Shifting injury claims to workers’ compensation

| Mar 23, 2016 | Workplace Injuries |

People from all walks of life can be affected by physical issues such as muscle strain. The diagnosis of soft-tissue injuries can also be challenging for health care providers in Louisiana. In some cases, these injuries might follow heavy physical activity such as sports. In other cases, they could occur in sedentary settings because of a slip-and-fall situation or the use of poor body position while handling supplies. In some cases, it could be difficult to determine whether work or leisure activity has contributed to a physical problem. In such vague cases, a health care provider might decide to process the treatment within the workers’ compensation system if the patient is covered.

One of the challenges in such vague situations is the potential for a physician to make a determination based on financial interests. Workers’ compensation typically pays providers up to 20 percent more than would be received through health care insurance. When the injury is inappropriately considered to be one that was sustained on the job, the higher medical costs tend to be absorbed by the employer. There is also potential for workers to attribute vague conditions to their work activities because workers’ compensation cases don’t require individuals to meet deductibles or to make co-pays.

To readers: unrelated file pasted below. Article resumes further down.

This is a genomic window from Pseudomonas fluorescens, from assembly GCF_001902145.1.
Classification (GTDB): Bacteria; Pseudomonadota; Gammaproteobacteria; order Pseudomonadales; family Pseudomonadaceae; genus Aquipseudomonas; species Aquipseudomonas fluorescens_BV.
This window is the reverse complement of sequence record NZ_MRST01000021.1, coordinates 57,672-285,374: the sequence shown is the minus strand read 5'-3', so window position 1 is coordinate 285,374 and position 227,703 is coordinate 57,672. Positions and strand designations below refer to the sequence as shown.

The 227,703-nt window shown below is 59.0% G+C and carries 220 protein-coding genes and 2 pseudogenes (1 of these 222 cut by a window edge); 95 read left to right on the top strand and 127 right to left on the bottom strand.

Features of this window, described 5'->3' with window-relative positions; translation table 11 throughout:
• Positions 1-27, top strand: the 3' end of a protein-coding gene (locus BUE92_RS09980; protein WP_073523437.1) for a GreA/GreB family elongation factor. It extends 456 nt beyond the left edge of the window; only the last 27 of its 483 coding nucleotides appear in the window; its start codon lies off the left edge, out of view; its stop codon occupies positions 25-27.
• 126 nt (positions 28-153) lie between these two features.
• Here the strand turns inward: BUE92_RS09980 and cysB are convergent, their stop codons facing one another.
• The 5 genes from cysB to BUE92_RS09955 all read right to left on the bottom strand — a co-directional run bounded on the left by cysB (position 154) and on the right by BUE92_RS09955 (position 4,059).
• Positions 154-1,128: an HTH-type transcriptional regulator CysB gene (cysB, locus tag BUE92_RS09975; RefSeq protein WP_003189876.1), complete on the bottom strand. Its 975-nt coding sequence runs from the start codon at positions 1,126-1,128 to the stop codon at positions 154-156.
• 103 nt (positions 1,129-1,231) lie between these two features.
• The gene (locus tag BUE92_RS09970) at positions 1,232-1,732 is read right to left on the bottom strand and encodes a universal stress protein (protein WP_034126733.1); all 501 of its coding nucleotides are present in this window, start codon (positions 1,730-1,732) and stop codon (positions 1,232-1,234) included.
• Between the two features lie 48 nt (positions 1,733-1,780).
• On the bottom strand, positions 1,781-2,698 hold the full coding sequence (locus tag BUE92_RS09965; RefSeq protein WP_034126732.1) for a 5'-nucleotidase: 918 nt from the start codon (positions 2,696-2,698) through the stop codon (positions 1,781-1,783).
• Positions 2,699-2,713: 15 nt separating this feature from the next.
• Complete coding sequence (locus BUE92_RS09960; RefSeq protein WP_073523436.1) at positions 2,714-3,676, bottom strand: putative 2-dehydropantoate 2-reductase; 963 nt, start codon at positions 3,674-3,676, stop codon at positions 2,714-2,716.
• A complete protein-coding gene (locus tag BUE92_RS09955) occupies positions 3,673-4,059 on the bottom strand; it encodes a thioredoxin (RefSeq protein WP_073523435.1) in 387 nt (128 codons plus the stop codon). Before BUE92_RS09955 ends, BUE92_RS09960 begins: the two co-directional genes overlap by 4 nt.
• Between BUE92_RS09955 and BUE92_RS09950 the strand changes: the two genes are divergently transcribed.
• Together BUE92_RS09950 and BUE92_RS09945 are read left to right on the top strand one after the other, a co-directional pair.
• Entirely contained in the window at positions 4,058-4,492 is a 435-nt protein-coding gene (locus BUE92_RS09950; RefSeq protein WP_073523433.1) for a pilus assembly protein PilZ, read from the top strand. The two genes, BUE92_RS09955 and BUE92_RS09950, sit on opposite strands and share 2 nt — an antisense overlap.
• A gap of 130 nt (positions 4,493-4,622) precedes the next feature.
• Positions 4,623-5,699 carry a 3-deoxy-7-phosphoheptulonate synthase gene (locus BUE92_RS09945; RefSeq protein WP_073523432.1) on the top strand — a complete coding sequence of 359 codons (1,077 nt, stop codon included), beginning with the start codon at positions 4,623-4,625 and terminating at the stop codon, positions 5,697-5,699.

Other types of vague medical conditions could include pain related to herniated discs or damaged joints, which might not immediately manifest symptoms on the job. An individual involved in a manual labor profession might find it easier to attribute knee problems or a spinal issue to work activities. In a case involving major questions about the cause of an ailment, a workers’ compensation claim might be denied.

In difficult workers’ compensation cases, legal help could be important for pursuing appropriate treatment and other benefits. It may be helpful to keep a journal of aggravating circumstances to create a record that demonstrates how work activity correlates to the symptoms.